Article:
Mr. Hoffman to Mr. Blaine.
St. Petersburg , August 29, 1881. (Received September 24)
Sir: I have the honor to inform you that, having prepared a copy of your dispatch No. 87 upon the subject of United States Jews in Russia, I to-day called upon Mr. de Giers.
I told him the object of my visit, and offered to read your dispatch. He requested me not to do so, as he was very much occupied, and several persons waiting to see him, but asked me to leave him a copy, which he promised to have carefully considered.
I said to him that your dispatch related to citizens of the United States alone; that you did not touch upon the question of Russian Jews 5 and that as regards citizens of the United States you placed yourself principally and strongly upon the treaty of 1832. That under the treaty every citizen of the United States, without distinction of [Page 1037] creed, had the right to go where he pleased, and stay as long as he pleased, in the empire. He replied that he regarded the words “on condition of their submitting to the laws and ordinances there prevailing “as qualifying this right, and subjecting American Israelites to the laws which govern Russian Israelites. I assured him that it appeared to me that those words referred rather to laws on morals (moeurs) and police “ordinances,” in the ordinary acceptation of that term. I added, that in the case of Russian Jews very many exceptions were made to their laws (referring to the large number of Russian Jews permitted to reside in St. Petersburg contrary to law). He admitted that there were many such exceptions; and added that exceptions were made and would be made freely in case of foreign Jews also. I had only to apply in any particular case, and he had no doubt an exception would be made; your dispatch should be carefully considered, and in a week or two he would answer it verbally or in writing, as I preferred. He added that the answer would probably be the same as that given to the English.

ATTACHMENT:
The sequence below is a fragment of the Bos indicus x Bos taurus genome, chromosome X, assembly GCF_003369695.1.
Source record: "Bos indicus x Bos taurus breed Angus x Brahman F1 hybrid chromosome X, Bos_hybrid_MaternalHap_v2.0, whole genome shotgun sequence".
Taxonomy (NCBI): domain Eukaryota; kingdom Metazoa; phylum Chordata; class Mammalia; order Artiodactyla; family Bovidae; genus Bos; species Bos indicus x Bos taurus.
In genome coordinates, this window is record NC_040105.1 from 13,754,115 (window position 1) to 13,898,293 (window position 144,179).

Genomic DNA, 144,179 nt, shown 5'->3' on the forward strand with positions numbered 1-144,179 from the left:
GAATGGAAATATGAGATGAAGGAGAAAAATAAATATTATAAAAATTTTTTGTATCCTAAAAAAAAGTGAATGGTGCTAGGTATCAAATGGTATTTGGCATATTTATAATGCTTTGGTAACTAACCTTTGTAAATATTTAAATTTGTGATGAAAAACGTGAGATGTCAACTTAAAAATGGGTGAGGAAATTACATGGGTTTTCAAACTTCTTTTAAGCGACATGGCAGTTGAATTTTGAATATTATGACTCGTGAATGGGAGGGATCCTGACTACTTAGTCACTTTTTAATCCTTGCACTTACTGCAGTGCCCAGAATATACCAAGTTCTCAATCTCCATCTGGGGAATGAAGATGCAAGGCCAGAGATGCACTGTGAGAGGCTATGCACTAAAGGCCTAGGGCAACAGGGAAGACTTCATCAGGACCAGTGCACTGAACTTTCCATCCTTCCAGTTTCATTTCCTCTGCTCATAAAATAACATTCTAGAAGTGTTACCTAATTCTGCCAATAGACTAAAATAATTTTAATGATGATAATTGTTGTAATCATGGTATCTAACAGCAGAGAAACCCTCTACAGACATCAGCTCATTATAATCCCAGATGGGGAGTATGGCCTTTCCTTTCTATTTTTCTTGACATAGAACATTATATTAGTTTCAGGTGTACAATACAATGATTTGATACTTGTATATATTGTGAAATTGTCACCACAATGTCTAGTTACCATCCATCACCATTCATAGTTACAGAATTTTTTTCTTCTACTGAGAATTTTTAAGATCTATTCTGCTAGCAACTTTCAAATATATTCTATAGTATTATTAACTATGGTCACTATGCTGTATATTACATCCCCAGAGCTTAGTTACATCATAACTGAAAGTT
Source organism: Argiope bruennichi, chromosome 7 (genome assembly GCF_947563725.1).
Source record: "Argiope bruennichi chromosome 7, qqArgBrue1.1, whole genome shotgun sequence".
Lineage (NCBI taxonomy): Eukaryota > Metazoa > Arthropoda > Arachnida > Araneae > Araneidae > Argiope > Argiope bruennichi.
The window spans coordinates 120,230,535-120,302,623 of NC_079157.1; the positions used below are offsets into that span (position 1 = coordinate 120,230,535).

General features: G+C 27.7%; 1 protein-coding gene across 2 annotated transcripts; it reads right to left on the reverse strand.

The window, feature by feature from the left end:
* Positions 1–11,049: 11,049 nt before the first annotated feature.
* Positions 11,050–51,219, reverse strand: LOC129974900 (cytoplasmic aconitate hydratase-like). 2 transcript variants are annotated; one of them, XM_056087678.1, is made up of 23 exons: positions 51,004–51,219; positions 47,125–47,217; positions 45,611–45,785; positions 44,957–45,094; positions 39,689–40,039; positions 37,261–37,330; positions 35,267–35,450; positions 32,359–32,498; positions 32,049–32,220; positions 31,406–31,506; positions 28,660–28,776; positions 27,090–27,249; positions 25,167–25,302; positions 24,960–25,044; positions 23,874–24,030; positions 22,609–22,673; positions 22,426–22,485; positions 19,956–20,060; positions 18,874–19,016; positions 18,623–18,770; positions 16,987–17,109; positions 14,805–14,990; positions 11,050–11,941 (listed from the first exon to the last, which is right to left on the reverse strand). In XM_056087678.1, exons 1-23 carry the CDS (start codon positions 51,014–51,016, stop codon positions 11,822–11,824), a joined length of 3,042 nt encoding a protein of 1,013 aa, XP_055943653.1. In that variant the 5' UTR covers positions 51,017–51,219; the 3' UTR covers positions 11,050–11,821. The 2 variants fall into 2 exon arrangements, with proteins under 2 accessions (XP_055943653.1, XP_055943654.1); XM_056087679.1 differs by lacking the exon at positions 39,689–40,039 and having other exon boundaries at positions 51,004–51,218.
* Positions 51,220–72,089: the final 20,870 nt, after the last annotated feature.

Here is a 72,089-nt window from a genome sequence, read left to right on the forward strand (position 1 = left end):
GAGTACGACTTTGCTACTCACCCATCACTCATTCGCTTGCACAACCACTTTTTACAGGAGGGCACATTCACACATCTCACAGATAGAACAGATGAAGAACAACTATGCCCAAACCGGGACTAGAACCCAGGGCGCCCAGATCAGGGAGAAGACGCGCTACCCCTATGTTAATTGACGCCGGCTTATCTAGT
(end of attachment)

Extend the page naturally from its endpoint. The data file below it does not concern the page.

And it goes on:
The answer given to the English, I understand to be, that the treaty does not give an English Israelite the right to go anywhere, or stay any length of time, in Russia, but that he is bound by the regulations which govern native Jews; but that in the case of Mr. Lewisohn an exception is made on request of the British embassy, and he can return here if he desires to do so. I do not speak with certainty, but I learn in well informed quarters that this is the decision.
I am, &c.,